This summer negotiations between the EU and U.S. about the Transatlantic Trade and Investment Partnership (TTIP) commenced. The objective of the negotiations is to reach an agreement to make trade easier between both sides of the Atlantic. EU and US consumer groups are, however, very sceptical that a trade agreement which is built around regulatory convergence will serve consumer interests. A deal that dismantles existing EU and US consumer protection will be vigorously opposed.
In this year’s annual meeting the Transatlantic Consumer Dialogue (TACD) discussed the implications of the negotiations on consumers. A report provides a recap of the key issues of food, data protection, financial regulation and intellectual property rights which received special attention at this conference.
European Commissioner for Consumer Affairs, Neven Mimica, highlighted the benefits which the TTIP would bring consumers while underlining that these would not come at the expense of consumer safety or an erosion of standards. Consumer groups highlighted a lack of transparency in the negotiation-process. They called for access to negotiation documents as well as the possibility to provide meaningful input during the negotiations. Rhoda Karpatkin from Consumers Union highlighted that a trade agreement which touched upon all areas of interest for consumers – from food to chemicals to financial services – should not be negotiated behind closed doors by officials and then presented to legislators as “take it or leave it”.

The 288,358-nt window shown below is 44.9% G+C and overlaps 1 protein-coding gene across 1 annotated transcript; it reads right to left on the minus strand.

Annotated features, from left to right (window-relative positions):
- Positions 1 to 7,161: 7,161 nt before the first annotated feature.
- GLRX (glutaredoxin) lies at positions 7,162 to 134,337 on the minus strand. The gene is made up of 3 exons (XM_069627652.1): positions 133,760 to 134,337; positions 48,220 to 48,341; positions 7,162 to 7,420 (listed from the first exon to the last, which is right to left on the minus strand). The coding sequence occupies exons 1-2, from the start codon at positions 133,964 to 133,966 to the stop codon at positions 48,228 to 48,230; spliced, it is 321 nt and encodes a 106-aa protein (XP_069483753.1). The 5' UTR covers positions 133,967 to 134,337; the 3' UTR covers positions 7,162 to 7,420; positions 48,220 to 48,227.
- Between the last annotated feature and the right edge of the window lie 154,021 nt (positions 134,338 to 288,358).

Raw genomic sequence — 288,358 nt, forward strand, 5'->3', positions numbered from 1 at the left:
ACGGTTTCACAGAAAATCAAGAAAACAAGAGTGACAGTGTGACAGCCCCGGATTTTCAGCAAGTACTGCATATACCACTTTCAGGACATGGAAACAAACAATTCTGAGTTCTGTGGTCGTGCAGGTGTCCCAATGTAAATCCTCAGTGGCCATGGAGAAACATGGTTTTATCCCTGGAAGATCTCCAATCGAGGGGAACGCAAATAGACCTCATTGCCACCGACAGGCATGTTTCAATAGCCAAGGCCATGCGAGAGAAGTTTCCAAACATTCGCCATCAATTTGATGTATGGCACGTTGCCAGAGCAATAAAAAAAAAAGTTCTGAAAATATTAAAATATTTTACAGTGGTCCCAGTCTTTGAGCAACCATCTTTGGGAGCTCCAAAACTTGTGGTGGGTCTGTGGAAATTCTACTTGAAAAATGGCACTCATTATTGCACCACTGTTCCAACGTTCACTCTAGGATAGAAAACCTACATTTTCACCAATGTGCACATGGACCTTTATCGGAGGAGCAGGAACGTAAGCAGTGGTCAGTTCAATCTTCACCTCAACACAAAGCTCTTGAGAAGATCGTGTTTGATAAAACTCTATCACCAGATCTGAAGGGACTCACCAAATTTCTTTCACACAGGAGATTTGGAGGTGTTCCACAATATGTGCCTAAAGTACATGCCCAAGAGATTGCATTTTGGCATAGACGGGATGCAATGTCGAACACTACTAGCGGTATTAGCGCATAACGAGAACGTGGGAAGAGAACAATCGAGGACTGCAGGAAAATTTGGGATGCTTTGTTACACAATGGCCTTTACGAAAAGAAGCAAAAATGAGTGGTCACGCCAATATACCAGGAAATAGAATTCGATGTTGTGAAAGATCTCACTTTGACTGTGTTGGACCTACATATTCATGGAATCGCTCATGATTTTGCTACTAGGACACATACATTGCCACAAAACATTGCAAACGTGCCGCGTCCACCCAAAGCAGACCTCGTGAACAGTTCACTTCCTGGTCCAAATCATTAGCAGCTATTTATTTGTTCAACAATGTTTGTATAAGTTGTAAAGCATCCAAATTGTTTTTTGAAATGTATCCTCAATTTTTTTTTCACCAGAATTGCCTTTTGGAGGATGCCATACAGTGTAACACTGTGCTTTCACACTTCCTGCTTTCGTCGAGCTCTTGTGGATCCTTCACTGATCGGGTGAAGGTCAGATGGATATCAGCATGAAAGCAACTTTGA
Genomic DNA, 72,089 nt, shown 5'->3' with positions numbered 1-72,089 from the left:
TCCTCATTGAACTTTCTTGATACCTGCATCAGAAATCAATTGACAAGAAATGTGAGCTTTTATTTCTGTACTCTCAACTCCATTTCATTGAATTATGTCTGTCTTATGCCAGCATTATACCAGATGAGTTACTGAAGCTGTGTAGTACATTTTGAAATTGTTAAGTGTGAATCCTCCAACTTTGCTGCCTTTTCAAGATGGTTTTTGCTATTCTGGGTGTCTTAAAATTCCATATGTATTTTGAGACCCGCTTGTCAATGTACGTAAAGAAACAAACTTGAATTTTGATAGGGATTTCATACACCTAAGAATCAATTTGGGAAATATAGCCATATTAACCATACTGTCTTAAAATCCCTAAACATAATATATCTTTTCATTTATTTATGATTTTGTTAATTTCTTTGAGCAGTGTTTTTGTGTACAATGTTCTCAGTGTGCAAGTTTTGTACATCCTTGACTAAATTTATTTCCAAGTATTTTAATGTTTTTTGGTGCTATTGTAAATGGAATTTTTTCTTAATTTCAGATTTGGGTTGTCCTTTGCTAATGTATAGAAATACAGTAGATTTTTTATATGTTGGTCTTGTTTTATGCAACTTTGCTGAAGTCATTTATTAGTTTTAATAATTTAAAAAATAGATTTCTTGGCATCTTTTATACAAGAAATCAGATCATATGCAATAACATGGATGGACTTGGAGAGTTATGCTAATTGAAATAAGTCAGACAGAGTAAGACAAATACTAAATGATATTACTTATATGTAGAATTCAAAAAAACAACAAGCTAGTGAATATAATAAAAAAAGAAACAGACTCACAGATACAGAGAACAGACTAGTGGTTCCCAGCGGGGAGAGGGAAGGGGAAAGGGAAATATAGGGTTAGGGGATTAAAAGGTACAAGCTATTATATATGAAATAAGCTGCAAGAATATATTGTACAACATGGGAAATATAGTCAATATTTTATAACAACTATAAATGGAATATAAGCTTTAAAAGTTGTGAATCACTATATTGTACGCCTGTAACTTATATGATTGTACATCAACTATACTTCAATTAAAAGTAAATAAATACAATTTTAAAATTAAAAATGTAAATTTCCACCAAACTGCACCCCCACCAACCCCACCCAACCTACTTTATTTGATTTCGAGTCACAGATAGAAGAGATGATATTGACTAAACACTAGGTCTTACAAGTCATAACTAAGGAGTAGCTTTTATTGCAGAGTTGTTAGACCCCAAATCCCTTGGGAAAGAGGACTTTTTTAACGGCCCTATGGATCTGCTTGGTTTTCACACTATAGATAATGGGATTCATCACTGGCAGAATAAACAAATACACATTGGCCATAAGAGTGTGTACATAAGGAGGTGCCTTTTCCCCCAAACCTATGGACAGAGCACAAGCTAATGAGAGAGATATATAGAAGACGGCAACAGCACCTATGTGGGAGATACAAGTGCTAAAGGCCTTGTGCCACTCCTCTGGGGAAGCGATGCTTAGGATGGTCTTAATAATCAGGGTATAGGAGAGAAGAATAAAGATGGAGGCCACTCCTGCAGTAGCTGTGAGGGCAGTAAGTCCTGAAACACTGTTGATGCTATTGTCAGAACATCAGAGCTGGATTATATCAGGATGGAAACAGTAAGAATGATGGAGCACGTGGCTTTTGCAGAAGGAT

Ed Mierzwinski, Consumer Programme Director of the US Federation of Public Interest Research Groups (US PIRG) and U.S. Chair of the TACD argued: “Trade negotiators need to understand that corporate special interests have a plan to hijack their treaty and use it to undercut hard-fought, democratically approved privacy, food safety and other consumer rights unless their negotiations are transparent and strongly consider the views and needs of consumers on both sides of the pond”.
Recap of the TACD conference 2013:
EU and US consumer groups’ initial reaction to the announcement of a Transatlantic Trade and Investment Partnership